The team wanted to improve performance, improve ease of use, and launch the platform in a short time frame.

The Solution

As soon as I saw the existing version of the site, I immediately sat down and began mapping out the data. The data set was extensive, and I wanted to make sure I had a good understanding of what was there and how it would relate. After sketching it out, I was able to see that we could build this with no-code tools.

With time running short, we made Webflow the platform of choice for two reasons. First, we knew that data structure could work well and we would be guaranteed great performance despite the large number of data points. Second, as I stated before, a big selling point for the team was getting a platform that made editing and adding content easy. Nothing is better at this than Webflow. Taking the original designs and rebuilding them was the most natural part, then it was finding a way to make sure that the page where all the artist information was being displayed would pull all the correct data and that it was easy to update. With that in mind, the requirements for the project were:

  • Autofocus an input that filter cities where the users may live or want to request a track
  • Each city may have multiple radio stations
  • Clicking on a radio station’s name would auto compose a tweet with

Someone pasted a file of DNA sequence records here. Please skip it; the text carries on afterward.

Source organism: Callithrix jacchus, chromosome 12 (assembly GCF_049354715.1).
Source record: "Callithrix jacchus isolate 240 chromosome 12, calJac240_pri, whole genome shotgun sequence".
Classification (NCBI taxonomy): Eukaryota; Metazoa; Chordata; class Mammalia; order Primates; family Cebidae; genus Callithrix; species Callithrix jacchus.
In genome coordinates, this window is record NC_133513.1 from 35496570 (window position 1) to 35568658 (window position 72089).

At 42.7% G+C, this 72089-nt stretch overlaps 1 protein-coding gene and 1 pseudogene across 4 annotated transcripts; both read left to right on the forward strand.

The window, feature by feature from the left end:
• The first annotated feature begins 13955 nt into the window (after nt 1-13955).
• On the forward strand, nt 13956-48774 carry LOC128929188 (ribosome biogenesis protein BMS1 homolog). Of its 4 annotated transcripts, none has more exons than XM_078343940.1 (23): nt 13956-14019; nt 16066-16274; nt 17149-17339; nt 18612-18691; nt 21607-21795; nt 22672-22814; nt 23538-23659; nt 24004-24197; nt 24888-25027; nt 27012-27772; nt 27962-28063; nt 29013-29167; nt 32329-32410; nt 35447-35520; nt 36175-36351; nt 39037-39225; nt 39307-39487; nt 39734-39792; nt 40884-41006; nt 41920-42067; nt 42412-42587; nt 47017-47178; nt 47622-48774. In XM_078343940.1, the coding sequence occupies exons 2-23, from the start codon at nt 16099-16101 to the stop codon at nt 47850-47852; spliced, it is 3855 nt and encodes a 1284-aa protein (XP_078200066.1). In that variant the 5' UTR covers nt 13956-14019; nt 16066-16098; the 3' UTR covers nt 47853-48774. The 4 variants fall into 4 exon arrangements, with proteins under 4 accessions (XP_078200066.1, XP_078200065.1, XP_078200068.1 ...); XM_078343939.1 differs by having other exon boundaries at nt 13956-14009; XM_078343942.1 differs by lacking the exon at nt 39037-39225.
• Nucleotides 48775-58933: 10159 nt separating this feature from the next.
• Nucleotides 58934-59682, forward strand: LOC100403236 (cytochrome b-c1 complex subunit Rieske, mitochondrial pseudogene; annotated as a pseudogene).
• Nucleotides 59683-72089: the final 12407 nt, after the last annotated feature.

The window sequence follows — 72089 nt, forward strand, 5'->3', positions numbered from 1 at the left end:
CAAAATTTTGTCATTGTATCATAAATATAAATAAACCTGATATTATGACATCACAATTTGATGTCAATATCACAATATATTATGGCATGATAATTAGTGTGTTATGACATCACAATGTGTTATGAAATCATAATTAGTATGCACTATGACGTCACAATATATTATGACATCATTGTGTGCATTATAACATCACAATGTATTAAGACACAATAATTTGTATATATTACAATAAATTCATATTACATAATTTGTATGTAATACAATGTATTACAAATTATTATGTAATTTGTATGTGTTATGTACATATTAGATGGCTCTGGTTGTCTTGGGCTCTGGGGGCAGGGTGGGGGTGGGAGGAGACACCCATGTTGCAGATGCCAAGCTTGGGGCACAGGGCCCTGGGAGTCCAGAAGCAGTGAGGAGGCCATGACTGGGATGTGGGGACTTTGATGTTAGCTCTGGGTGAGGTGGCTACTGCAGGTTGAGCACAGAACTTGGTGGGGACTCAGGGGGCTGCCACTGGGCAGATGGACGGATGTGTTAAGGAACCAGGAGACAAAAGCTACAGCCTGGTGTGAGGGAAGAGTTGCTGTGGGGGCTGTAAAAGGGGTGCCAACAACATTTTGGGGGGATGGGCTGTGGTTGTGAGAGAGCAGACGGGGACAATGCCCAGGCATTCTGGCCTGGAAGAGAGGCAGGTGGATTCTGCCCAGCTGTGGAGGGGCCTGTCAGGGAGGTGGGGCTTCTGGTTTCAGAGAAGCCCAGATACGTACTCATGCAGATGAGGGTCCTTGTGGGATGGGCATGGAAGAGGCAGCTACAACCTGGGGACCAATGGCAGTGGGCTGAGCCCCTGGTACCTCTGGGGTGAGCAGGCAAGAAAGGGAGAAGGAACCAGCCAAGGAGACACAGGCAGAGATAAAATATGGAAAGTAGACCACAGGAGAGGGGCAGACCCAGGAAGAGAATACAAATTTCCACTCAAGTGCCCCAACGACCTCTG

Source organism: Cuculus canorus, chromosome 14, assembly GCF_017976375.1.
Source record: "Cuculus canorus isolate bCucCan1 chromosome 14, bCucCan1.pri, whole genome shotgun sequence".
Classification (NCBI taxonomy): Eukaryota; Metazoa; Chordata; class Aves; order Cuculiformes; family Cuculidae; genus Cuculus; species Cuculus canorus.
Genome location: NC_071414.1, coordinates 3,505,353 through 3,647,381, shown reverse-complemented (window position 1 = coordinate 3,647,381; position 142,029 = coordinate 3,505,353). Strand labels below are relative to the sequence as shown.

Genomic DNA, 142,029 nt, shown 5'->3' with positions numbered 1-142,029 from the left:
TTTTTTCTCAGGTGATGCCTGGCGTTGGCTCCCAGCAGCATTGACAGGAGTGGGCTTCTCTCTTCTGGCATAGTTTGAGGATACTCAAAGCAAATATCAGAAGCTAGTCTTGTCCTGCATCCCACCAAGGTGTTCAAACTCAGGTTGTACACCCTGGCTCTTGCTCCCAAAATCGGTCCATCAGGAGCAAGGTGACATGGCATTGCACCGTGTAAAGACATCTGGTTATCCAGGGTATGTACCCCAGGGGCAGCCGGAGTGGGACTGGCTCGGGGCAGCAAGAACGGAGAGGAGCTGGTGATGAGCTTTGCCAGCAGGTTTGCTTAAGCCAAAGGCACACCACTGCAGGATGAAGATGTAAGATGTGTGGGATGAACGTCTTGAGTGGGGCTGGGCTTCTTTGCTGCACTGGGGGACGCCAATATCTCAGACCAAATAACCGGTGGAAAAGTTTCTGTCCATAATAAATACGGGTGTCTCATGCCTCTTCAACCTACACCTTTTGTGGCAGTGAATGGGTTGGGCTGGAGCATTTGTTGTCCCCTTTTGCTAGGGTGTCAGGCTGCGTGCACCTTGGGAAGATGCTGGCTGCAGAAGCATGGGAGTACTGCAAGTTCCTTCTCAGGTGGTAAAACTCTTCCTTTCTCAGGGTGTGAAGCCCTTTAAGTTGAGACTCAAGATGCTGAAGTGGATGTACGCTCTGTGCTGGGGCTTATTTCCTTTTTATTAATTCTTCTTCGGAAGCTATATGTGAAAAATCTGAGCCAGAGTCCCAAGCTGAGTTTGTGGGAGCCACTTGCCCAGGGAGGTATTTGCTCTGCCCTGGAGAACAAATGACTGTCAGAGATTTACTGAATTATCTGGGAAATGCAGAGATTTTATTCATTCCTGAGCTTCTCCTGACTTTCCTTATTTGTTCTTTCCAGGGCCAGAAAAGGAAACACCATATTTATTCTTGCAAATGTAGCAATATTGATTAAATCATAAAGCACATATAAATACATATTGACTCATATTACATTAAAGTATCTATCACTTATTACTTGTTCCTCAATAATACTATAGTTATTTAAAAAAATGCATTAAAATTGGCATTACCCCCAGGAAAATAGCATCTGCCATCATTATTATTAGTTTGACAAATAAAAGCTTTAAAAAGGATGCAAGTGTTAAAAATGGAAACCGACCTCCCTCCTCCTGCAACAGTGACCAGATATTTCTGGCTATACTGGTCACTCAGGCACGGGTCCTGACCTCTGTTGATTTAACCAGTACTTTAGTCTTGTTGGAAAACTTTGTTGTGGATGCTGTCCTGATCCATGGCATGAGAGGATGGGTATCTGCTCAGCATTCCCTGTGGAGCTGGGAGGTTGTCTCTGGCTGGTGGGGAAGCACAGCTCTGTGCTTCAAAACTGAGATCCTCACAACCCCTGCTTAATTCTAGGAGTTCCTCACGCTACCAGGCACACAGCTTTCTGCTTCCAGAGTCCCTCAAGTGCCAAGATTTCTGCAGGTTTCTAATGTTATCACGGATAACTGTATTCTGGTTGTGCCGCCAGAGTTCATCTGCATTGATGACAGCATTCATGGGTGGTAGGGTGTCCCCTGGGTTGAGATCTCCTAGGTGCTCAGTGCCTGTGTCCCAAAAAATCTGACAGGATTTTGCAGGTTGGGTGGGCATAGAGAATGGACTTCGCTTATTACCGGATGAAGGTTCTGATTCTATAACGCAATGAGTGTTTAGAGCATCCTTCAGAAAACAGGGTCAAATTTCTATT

• The radio station’s Twitter handle
    • The artist’s Twitter handle
    • The name of the song
    • A link to the URL of the song page in Rapper Radio
  • Tabs would display digital platforms like:
    • Spotify
    • Apple Music
    • Amazon Music
    • Tidal
    • Pandora
  • Clicking on a service provider would show playlists where you can submit requests
  • The playlists shown can be specific to each song and service provider
  • When clicking on a playlist name, there is an auto-composed tweet with
    • The service provider’s Twitter handle
    • The Twitter handle or a hashtag for whoever is curating the playlist
    • The name of the song
    • A link to the URL of the song page in Rapper Radio
  • Display the album artwork for the current song
  • Display an avatar for the current artist
  • Display a SoundCloud embed of the current track for the user to preview
  • Display all the relevant social links for the current artist
  • Display a dropdown menu to see all other tracks available from the current artist
  • Each time a user shares a track on social media, a count is added to that track in Webflow
  • We will use the number of shares to rank the tracks in a list on the site

The CMS database setup was crucial to this build and was central to every piece of how the new version of the platform would work and function. There are eight total Collections, or CMS tables, with this site.